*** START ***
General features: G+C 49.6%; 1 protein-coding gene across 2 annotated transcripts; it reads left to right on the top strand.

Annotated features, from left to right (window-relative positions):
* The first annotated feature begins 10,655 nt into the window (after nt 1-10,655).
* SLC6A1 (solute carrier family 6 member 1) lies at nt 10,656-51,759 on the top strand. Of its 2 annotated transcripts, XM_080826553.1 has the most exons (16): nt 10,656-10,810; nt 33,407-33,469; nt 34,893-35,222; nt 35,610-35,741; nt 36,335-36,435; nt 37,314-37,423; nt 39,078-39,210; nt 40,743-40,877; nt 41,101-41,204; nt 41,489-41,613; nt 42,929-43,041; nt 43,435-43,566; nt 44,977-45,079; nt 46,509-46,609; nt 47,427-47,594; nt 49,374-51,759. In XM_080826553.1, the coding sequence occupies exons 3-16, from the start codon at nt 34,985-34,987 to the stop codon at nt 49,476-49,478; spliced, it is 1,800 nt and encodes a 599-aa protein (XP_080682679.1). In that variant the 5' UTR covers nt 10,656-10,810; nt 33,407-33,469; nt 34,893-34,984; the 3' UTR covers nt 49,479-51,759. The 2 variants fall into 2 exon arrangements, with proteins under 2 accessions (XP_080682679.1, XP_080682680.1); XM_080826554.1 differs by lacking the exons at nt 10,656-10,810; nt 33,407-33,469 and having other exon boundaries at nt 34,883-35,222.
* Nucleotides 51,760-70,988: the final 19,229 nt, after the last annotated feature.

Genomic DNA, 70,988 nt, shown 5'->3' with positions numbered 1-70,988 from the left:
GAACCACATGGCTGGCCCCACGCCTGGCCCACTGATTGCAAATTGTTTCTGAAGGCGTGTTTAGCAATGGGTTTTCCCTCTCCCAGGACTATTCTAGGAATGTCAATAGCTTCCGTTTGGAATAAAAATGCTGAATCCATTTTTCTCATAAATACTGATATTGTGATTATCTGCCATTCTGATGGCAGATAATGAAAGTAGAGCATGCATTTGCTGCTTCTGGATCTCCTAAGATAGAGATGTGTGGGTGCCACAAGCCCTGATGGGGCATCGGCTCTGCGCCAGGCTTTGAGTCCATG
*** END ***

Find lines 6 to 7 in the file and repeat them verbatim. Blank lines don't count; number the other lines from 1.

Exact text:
Genomic DNA, 70,988 nt, shown 5'->3' with positions numbered 1-70,988 from the left:
GAACCACATGGCTGGCCCCACGCCTGGCCCACTGATTGCAAATTGTTTCTGAAGGCGTGTTTAGCAATGGGTTTTCCCTCTCCCAGGACTATTCTAGGAATGTCAATAGCTTCCGTTTGGAATAAAAATGCTGAATCCATTTTTCTCATAAATACTGATATTGTGATTATCTGCCATTCTGATGGCAGATAATGAAAGTAGAGCATGCATTTGCTGCTTCTGGATCTCCTAAGATAGAGATGTGTGGGTGCCACAAGCCCTGATGGGGCATCGGCTCTGCGCCAGGCTTTGAGTCCATG